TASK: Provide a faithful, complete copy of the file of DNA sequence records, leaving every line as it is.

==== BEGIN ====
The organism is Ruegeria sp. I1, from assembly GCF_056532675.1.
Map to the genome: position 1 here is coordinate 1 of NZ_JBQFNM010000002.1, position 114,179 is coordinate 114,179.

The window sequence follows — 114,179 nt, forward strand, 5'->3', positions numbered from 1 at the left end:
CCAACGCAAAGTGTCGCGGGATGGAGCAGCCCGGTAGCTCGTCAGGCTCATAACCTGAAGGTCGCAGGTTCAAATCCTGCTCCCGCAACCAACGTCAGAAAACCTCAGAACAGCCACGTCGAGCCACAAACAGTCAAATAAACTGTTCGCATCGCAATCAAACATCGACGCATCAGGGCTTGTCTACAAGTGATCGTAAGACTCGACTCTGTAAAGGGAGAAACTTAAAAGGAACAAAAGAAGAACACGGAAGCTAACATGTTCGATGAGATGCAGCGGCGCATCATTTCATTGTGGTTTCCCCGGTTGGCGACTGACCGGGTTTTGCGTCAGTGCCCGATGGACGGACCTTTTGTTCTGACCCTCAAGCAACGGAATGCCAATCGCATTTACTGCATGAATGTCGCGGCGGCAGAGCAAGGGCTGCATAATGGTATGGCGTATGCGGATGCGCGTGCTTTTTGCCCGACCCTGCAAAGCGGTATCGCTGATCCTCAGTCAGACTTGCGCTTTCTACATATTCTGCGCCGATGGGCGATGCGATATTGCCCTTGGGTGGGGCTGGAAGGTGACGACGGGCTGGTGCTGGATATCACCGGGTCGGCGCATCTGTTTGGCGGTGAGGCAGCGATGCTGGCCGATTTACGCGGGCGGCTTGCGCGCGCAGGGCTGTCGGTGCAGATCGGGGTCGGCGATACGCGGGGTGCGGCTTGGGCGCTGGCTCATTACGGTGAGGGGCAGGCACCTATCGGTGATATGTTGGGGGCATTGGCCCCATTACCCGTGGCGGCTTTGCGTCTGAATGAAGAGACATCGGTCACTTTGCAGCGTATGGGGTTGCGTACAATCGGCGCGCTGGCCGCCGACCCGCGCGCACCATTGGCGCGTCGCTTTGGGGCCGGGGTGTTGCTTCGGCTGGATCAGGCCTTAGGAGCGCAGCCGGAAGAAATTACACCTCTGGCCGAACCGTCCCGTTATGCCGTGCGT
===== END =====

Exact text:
The organism is Ruegeria sp. I1, from assembly GCF_056532675.1.
Map to the genome: position 1 here is coordinate 1 of NZ_JBQFNM010000002.1, position 114,179 is coordinate 114,179.

The window sequence follows — 114,179 nt, forward strand, 5'->3', positions numbered from 1 at the left end:
CCAACGCAAAGTGTCGCGGGATGGAGCAGCCCGGTAGCTCGTCAGGCTCATAACCTGAAGGTCGCAGGTTCAAATCCTGCTCCCGCAACCAACGTCAGAAAACCTCAGAACAGCCACGTCGAGCCACAAACAGTCAAATAAACTGTTCGCATCGCAATCAAACATCGACGCATCAGGGCTTGTCTACAAGTGATCGTAAGACTCGACTCTGTAAAGGGAGAAACTTAAAAGGAACAAAAGAAGAACACGGAAGCTAACATGTTCGATGAGATGCAGCGGCGCATCATTTCATTGTGGTTTCCCCGGTTGGCGACTGACCGGGTTTTGCGTCAGTGCCCGATGGACGGACCTTTTGTTCTGACCCTCAAGCAACGGAATGCCAATCGCATTTACTGCATGAATGTCGCGGCGGCAGAGCAAGGGCTGCATAATGGTATGGCGTATGCGGATGCGCGTGCTTTTTGCCCGACCCTGCAAAGCGGTATCGCTGATCCTCAGTCAGACTTGCGCTTTCTACATATTCTGCGCCGATGGGCGATGCGATATTGCCCTTGGGTGGGGCTGGAAGGTGACGACGGGCTGGTGCTGGATATCACCGGGTCGGCGCATCTGTTTGGCGGTGAGGCAGCGATGCTGGCCGATTTACGCGGGCGGCTTGCGCGCGCAGGGCTGTCGGTGCAGATCGGGGTCGGCGATACGCGGGGTGCGGCTTGGGCGCTGGCTCATTACGGTGAGGGGCAGGCACCTATCGGTGATATGTTGGGGGCATTGGCCCCATTACCCGTGGCGGCTTTGCGTCTGAATGAAGAGACATCGGTCACTTTGCAGCGTATGGGGTTGCGTACAATCGGCGCGCTGGCCGCCGACCCGCGCGCACCATTGGCGCGTCGCTTTGGGGCCGGGGTGTTGCTTCGGCTGGATCAGGCCTTAGGAGCGCAGCCGGAAGAAATTACACCTCTGGCCGAACCGTCCCGTTATGCCGTGCGT